Very few of us have ever met salespeople like Phil and Jenn Tompkins. In fact, I would submit the couple have missed their calling. At a minimum they should be selling cars, or vacuum cleaners, or maybe run for Congress, all much more glamorous than their startup Rent The Chicken.
Lest you get the wrong impression, I’m a huge fan of the Tompkins, Freeport, PA, though I have never met them. In 2013 the couple decided they needed to be creative to bolster the income of their family farm and they have the grit and determination to succeed. For anyone struggling in today’s farm economy those are admirable traits.
Today the Tompkins’ franchise – Rent The Chicken – has more than 50 affiliates across 23 states and three Canadian provinces, offering the materials, feed and chickens to city folk who want fresh eggs and maybe a little joy and animal companionship.
Rent The Chicken contracts are for April-October or May-November, and include a chicken-keeping book, bag of Chubby Mealworms, 100 pounds of feed, a chicken coop, water bowl, feed dish, and two chickens. Standard rental price for the season? $450. But there’s also the standard upgrade package for $550, and the Deluxe package (4 hens) for $650.
(Maybe you think those prices are outrageous, but, seriously, would you deliver chickens and set-up a coop in somebody’s backyard for less than $500?)
Let’s see, 180 days, two chickens, that’s about 30 dozen eggs – $15 to $20 a dozen. Of course, those are organic, cage-free eggs, the same kind Walmart sells for $4.98 a dozen.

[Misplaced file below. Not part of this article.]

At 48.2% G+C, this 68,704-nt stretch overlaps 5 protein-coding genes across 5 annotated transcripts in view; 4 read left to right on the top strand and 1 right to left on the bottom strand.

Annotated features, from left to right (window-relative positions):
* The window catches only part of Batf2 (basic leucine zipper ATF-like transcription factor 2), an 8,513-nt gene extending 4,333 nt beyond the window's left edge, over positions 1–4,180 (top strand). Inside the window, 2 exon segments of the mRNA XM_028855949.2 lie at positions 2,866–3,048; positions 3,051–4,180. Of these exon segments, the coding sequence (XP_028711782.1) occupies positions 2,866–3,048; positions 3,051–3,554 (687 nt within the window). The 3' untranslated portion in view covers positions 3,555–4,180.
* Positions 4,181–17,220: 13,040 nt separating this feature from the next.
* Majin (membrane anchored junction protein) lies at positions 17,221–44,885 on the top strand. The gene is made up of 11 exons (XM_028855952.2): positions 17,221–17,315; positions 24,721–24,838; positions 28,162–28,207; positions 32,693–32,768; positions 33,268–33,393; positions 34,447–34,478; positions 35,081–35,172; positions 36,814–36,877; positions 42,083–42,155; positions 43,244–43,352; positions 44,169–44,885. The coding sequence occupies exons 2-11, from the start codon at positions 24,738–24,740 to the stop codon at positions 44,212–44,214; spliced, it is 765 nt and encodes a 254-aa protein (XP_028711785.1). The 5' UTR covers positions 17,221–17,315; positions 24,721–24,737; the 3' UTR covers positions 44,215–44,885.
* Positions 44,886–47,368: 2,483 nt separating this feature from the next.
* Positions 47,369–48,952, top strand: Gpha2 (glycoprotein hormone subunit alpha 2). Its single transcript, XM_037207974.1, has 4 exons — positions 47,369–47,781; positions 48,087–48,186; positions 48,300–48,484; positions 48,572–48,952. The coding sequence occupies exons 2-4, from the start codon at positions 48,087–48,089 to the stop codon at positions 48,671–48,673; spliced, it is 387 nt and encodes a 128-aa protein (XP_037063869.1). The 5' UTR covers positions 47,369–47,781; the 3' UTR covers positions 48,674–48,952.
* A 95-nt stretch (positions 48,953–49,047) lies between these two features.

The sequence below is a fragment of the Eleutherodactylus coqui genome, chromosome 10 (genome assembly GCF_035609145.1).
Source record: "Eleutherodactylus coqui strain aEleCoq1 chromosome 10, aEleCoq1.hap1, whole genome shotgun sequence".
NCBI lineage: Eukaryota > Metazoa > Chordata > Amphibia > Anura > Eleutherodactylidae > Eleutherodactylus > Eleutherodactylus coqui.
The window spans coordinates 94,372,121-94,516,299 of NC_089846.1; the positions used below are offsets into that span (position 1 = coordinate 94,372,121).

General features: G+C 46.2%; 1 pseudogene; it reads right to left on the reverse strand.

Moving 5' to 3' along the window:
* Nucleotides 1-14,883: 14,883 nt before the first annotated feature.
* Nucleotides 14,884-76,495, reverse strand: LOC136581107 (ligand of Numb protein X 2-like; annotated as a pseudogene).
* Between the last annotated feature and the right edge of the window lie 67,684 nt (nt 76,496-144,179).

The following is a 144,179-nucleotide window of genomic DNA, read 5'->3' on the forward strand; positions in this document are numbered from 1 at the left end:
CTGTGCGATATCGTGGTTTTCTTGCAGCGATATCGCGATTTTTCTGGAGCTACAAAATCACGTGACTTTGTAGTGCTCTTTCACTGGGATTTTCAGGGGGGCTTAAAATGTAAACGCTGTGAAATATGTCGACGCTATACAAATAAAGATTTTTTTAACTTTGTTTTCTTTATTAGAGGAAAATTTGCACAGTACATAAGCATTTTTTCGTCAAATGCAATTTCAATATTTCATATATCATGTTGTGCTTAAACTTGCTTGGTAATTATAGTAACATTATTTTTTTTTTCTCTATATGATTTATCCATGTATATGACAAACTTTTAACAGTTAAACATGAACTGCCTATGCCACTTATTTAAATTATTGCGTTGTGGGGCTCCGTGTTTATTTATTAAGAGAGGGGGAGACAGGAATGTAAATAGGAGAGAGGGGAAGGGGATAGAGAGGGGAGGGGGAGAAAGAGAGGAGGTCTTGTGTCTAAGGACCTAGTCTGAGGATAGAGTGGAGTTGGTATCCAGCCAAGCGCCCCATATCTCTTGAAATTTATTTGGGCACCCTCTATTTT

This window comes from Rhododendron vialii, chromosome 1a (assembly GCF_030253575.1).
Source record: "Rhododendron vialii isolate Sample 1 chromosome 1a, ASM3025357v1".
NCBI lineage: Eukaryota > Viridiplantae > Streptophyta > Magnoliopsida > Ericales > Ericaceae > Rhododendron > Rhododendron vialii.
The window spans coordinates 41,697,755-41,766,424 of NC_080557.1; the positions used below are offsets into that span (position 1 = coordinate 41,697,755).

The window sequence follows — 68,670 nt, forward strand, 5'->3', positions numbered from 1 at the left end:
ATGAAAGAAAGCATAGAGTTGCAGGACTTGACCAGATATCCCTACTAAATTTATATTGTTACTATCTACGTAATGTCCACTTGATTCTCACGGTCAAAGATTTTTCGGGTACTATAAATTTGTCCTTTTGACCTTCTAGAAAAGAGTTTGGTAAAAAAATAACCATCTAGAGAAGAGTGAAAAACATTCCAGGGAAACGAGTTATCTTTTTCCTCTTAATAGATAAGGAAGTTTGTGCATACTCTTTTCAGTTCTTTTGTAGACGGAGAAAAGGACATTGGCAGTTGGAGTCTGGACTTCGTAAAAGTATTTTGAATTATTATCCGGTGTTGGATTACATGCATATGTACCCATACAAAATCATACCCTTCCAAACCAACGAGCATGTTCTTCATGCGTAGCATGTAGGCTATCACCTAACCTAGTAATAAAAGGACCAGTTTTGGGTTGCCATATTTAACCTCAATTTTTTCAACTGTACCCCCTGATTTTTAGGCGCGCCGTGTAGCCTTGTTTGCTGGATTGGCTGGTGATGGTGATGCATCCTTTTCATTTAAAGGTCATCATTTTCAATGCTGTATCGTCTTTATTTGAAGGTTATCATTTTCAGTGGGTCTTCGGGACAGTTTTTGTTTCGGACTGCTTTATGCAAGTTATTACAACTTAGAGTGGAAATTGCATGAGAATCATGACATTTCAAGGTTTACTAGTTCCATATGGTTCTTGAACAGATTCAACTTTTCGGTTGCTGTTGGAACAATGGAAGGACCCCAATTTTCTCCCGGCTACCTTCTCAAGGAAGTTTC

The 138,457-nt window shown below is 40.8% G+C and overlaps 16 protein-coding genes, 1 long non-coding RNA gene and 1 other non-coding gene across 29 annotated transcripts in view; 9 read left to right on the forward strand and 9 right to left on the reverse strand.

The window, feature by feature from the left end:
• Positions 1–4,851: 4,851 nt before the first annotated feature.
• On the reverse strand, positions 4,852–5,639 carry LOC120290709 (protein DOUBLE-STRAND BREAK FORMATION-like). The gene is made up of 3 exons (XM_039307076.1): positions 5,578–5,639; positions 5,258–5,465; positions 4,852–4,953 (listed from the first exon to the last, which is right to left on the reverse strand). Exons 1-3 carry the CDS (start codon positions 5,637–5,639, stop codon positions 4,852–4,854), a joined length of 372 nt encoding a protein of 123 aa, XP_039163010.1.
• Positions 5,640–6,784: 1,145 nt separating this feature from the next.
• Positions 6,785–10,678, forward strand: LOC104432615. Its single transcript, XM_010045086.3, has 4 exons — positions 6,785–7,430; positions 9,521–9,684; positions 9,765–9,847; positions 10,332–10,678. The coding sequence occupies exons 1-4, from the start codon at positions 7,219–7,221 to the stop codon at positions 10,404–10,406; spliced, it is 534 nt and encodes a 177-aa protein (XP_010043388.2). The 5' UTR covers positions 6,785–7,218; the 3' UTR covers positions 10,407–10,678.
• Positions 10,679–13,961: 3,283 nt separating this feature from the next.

I know, you can’t get the “joy” of raising your own eggs if you go with the Walmart variety. You also won’t have disgruntled neighbors complaining about new smells or nighttime visitors such as fox if you opt for the Walmart eggs, either.
No, backyard chicken projects are not for me. I made my last trip the henhouse to gather eggs more than 40 years ago and I don’t intend to start again. But I think it’s important we recognize the message from the success of Rent The Chicken. A lot of our customers want a connection to at least some of their food.
Sure, I think it’s crazy that people will pay hundreds of dollars for two yard birds and crate, but no more so than the line of people I see waiting outside of Starbucks to pay $5 for a cup of black water, heavy cream and caramel syrup.
The message beef producers should take from those two successful businesses is that they are giving their customers what they want. Many beef producers are already doing just that, with improved genetics and better animal health programs. The quest for quality and consumer satisfaction, however, is ongoing. Increasingly, beef consumers say they want more transparency on animal welfare, environmental stewardship and sustainability. It’s in our industry’s long-term best interest to respond to those trends and continue to offer a safe, wholesome and delicious product.